59. lazarus says:

    Correct me if I’m wrong, but wasn’t Lena Wertmuller the last woman to be nominated for Best Director before Sofia Coppola?
    Haven’t seen the film.

  60. movieman says:

    Pope- I know the unwritten rule at Cannes is for the jury to spread the awards wealth around to encompass a variety of different films.
    But often the jury prez will say, “screw that!,” and one movie will virtually sweep. Gus Van Sant’s “Elephant” is just one example that springs to mind. (The Coens’ “Barton Fink” is another.)
    It’s always more interesting when a whole bunch of films get cited in separate categories (Palme d’Or, director, screenplay, actor, etc.).

  61. IOIOIOI says:

    The fact that we are getting a 25th anniversary DVD of War Games this year makes me incredibly happy. If only some people at Universal would honour Midnight Run with a 20th anniversary disc this year. That would be peachy keene. Nevertheless, this is for Heat: They announced the awards at Cannes? BIG WHOOPON DEAL!

  62. Blackcloud says:

    ^ Upon hearing that news earlier today, I wondered which of today’s current events humor shows is the equivalent of Laugh In, i.e., a show at the cusp of events, but which the zeitgeist quickly passes by. Colbert? Jon Stewart? Olberman? Something else?

  63. mutinyco says:

    Saw Indy at the Ziegfeld.
    Clone Wars trailer got huge applause. Hancock trailer got huge applause. Confusion during Hellboy until “The Director of Pan’s Labyrinth” appeared and got some applause. Dead silence during Benjamin Button, as it was mysterious — talking resumed a moment after it ended. And yes, huge applause at the end of Indy.
    Not sure how I feel about Indy. First 30 minutes were pretty great. I liked that it made no attempt to hide its glee at being a ridiculous B-movie. And I liked the bad 1950’s filmmaking techniques Spielberg threw in — like the scene at the diner where the camera very obviously establishes that the wall/window is directly behind Indy, but then cuts positions to over Indy’s shoulder, a location the camera very obviously cannot physically go. Between this and War of the Worlds, with their technical and formal winks and critiques, it’s almost as if Spielberg has become the Godard of blockbusters.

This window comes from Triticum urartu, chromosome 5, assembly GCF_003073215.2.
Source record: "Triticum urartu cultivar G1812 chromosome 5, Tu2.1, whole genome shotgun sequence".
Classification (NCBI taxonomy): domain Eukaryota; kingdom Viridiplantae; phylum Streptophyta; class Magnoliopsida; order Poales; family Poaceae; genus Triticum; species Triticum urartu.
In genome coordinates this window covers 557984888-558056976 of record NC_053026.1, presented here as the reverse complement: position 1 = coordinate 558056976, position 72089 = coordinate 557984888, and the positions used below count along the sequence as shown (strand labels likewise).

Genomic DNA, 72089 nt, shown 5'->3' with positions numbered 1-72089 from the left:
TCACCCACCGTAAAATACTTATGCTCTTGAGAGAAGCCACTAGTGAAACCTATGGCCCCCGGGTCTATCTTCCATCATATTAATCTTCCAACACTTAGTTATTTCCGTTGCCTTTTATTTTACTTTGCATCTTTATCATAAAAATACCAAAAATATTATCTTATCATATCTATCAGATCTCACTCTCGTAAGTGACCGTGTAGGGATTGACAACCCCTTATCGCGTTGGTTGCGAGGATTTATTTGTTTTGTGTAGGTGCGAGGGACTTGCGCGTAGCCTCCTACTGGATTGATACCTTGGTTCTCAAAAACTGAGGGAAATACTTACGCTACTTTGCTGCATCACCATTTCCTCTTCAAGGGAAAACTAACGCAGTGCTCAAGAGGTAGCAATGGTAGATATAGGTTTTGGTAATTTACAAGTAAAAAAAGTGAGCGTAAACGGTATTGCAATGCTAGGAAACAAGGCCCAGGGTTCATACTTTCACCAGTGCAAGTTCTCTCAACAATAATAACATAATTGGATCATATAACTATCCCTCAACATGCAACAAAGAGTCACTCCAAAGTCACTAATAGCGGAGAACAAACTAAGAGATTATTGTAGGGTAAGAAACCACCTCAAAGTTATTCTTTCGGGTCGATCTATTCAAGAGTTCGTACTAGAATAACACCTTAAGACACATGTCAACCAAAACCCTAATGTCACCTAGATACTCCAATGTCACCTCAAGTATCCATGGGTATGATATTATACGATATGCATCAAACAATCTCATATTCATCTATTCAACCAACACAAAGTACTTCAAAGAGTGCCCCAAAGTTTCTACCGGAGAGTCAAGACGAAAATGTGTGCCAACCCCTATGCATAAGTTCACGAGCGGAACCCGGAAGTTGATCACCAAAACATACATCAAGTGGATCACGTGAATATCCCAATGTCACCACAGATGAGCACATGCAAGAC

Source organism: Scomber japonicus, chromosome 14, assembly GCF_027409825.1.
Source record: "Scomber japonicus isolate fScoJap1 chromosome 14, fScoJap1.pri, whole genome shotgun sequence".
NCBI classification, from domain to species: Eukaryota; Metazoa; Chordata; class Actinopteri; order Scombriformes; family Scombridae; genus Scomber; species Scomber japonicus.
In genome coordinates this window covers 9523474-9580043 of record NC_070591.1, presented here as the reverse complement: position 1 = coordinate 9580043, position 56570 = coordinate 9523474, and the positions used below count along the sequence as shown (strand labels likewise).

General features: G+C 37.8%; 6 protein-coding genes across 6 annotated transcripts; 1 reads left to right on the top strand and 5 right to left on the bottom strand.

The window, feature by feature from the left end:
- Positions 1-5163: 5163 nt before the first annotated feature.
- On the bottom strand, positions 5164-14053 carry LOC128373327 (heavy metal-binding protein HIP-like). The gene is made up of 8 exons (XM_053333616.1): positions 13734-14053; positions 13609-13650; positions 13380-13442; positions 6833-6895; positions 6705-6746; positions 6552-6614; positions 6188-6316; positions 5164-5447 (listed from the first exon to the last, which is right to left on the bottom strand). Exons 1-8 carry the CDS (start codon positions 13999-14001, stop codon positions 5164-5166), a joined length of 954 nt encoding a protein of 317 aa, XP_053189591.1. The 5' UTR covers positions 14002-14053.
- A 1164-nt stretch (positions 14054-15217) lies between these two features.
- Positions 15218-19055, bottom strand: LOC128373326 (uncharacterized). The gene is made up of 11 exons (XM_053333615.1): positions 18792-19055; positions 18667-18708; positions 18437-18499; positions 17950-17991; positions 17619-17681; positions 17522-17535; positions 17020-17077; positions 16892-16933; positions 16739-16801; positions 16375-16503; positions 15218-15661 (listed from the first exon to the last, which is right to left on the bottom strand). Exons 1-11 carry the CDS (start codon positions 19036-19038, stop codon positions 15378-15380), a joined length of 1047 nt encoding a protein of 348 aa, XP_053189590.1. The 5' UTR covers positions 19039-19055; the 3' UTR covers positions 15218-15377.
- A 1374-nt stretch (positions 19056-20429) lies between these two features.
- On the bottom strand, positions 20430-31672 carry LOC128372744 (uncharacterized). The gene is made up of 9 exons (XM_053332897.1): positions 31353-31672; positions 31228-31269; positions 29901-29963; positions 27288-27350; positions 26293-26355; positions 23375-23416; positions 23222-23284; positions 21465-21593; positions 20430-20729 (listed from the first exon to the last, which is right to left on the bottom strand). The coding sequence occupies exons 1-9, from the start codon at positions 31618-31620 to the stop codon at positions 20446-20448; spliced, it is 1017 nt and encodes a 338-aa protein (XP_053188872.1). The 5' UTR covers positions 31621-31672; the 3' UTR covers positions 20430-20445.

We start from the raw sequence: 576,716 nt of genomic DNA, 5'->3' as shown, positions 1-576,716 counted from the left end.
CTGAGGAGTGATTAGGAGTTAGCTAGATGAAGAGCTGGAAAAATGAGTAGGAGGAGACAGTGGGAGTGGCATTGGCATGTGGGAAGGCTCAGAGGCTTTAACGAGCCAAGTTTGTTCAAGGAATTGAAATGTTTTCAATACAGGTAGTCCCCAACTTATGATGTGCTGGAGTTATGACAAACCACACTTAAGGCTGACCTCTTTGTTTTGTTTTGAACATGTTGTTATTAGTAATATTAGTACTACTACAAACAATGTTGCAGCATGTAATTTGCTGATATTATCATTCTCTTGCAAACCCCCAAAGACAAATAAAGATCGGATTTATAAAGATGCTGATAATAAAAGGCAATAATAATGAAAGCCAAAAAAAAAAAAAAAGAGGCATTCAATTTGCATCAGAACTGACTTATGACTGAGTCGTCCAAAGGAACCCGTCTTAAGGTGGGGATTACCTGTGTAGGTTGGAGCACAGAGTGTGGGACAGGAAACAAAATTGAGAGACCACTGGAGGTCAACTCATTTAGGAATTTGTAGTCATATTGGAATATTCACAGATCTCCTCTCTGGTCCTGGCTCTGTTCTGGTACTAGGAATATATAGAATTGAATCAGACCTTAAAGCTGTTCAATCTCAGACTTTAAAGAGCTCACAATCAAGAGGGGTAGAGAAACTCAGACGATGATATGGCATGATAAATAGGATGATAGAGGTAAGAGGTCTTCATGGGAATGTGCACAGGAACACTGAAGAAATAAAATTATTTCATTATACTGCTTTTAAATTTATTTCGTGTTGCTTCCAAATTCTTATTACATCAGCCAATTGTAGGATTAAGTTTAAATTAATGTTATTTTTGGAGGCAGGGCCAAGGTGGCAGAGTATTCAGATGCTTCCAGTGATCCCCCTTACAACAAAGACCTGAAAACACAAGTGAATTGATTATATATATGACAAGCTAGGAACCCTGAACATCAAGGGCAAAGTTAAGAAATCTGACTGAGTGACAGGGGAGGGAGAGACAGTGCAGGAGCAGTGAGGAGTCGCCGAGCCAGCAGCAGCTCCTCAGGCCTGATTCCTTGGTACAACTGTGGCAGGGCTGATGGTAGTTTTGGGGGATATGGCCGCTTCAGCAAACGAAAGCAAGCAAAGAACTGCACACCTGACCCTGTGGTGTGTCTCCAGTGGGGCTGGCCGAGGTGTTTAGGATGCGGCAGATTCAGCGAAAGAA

64. doug r says:

    Well, one of our local theaters that was showing Speed Racer in DLP has shoved it back over to the 35mm screens to make room for-IRON MAN!
    So my wife and I went to see-IRON MAN!-me for the third and she for the second time. I believe she finds RDJ easy on the eyes for some reason. Hey, I feel much the same way about Gwenyth Paltrow.
    Thinking back, I think Iron Man is actually a better -made picture than Indiana Jones and the Crystal Skull. Indy seemed a little lazy and what was with the soft-focus sunlight glow. I remember the previous three Indy movies being in the spirit of the old-time serials, but new including film stock. Raiders was the first picture I saw in 70mm six track and it was crisp and sharp.
    A lot of the CG seemed lazy, whereas the Iron Man CG didn’t really get noticeably in the way, except for that one testing sequence, but at least that was funny.

  65. leahnz says:

    my son’s been going on and on about going to see ‘bangkok’, i couldn’t figure out what the hell he’s on about, thought it must have had something to do with school, until i finally got him to slow down and describe the ‘bangkok’ movie to me and realised he’s talking about ‘hancock’ (saw the preview before indy)…weird kid

  66. mutinyco says:

    What’s the capitol of Thigh-land? Bang-kok! (Quick, cover up!)
    The difference between Iron Man and Indy is that Indy is commenting on Iron Man. Iron Man is a modern big-budget blockbuster with A-list talent state of the art FX and a huge budget — it takes itself seriously, and so have critics/audiences.
    Indy, on the other hand, is reminding people that all these big blockbusters of today have their origin in crap. Crappy B-movies. Crappy serials. Crappy comic books. And so on. They’re not art. They’re crap. Indy is intentionally a big-budget bunch of crap. It’s not trying to sell it’s audience on the realism of its FX — it’s calling attention to the fake sets and silly compositing.

  67. IOIOIOI says:

    They’re not art? They’re crap? [puts in the code for Joe Biden]… “BULLSHIT.”